The radio-continuum emission of the LMC has been investigated numerous times at several frequencies. The first catalogue of radio sources in the LMC (MC catalogue) was obtained by McGee et al. (1972a,b). They observed the LMC with the Parkes radio telescope at 5 GHz and 2.7 GHz. As a part of the whole sky survey at 0.408 GHz the LMC has been observed by Clark et al. (1976) using the Molonglo radio telescope. They detected 227 sources presented in the MC4 catalogue. Recent surveys of the LMC include the observations with Parkes at several frequencies (1.4 GHz, 2.45 GHz, 4.75 GHz and 8.55 GHz) (Filipovic et al. 1995) revealing 469 discrete sources, the PMN southern sky survey at 4.85 GHz (Wright et al. 1994) and the MOST survey at 0.843 GHz (Mills et al. 1984a,b; Ye et al., in preparation).
The Australia Telescope Compact Array (ATCA) offers the possibility of surveying compact sources in and behind the LMC with much higher spatial resolution than has been possible previously. Here we present the results of a short (12 min per field) ATCA continuum survey ("snapshot'' survey) at 1.4 GHz and 2.4 GHz in the region of the giant molecular cloud and 30 Doradus.
This catalogue of compact (subarcminute) sources is useful for several purposes. Compact sources are needed to search for neutral-hydrogen 21 cm-line absorption. To study the cool () atomic gas in the LMC an interferometer is necessary, because it acts as a spatial filter, removing the extended emission which confuses the absorption measurement. Baselines longer than about 800 m (3000 wavelengths) are needed (Dickey et al. 1994; Marx et al. in preparation), so the background sources must be smaller than about 50''. The deepest survey of the LMC with sufficiently high angular resolution, the MOST survey (0.75'), is not sensitive enough to include all sources which are useful for an HI-absorption study of the LMC. A list of point sources complete to about 6 mJy peak flux density at 1.4 GHz and to about 3 mJy at 2.4 GHz is given by the present ATCA snapshot survey.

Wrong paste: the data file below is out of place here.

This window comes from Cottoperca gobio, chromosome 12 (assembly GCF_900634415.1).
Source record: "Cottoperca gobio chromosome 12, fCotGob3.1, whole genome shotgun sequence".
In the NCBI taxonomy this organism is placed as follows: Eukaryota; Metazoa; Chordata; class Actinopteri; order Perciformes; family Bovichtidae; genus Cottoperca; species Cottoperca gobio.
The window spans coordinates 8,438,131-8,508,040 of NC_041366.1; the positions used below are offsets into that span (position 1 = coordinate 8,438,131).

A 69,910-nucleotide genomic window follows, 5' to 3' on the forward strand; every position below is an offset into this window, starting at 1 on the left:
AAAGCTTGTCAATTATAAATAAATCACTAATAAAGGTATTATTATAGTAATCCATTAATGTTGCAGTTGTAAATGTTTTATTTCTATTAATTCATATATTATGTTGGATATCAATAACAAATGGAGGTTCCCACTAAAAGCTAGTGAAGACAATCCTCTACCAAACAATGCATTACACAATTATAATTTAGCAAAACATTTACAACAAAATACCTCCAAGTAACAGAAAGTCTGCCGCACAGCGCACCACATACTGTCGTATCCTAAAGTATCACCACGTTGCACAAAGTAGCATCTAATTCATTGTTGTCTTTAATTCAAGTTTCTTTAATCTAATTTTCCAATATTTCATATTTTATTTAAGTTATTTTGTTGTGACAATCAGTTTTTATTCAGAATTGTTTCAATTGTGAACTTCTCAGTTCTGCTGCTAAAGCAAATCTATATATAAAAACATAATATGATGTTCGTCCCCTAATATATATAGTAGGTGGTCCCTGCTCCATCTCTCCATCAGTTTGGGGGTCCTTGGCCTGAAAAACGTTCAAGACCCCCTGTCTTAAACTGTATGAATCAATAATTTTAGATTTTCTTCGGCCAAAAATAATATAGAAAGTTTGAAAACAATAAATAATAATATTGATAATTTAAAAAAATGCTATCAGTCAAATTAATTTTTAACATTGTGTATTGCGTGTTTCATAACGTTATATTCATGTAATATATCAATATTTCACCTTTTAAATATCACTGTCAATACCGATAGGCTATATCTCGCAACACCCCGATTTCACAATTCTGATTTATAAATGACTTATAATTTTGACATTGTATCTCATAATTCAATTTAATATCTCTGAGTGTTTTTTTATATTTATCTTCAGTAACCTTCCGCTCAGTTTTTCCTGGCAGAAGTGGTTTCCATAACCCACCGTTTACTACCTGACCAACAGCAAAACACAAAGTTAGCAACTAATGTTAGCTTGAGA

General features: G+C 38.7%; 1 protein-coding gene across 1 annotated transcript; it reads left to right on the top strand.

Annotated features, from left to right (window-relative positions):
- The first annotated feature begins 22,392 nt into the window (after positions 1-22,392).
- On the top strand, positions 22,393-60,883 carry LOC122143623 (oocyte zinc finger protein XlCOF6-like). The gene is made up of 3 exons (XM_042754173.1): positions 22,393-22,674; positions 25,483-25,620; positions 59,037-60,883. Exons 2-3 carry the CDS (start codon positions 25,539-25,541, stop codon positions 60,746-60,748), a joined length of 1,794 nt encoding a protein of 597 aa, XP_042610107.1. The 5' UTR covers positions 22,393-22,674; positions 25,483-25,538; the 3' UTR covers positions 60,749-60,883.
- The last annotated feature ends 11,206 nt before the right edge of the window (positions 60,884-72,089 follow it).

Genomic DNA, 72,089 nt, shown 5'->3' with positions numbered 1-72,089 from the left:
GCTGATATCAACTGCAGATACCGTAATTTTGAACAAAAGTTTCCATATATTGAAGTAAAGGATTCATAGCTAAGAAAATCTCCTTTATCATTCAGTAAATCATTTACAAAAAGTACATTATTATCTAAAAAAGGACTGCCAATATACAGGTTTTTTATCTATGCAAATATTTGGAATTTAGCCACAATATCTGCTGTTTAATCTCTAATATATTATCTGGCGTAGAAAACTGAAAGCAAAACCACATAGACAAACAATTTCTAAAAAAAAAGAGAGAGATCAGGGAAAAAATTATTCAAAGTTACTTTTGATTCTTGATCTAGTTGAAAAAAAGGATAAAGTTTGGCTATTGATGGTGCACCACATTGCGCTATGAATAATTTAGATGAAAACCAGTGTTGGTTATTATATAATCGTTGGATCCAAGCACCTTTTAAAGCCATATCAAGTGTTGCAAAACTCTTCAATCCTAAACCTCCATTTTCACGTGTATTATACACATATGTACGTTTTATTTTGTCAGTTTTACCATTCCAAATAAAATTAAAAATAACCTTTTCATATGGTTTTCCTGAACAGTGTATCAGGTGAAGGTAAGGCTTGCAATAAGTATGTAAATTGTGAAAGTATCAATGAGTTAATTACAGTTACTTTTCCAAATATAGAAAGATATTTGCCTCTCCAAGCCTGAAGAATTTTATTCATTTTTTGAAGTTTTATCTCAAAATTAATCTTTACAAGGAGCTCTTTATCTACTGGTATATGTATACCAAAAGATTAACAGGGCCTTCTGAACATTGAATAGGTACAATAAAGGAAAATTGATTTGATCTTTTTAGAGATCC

The compact radio sources in directions towards the LMC are also interesting in themselves. Most compact radio sources are background objects like quasars or Seyfert galaxies. But there are also compact objects located within the LMC. These intrinsic sources are of peculiar interest, as they might be compact HII regions (Habing & Israel 1979), young supernova remnants or planetary nebulae. A list of compact radio sources is the first step toward identifying such objects.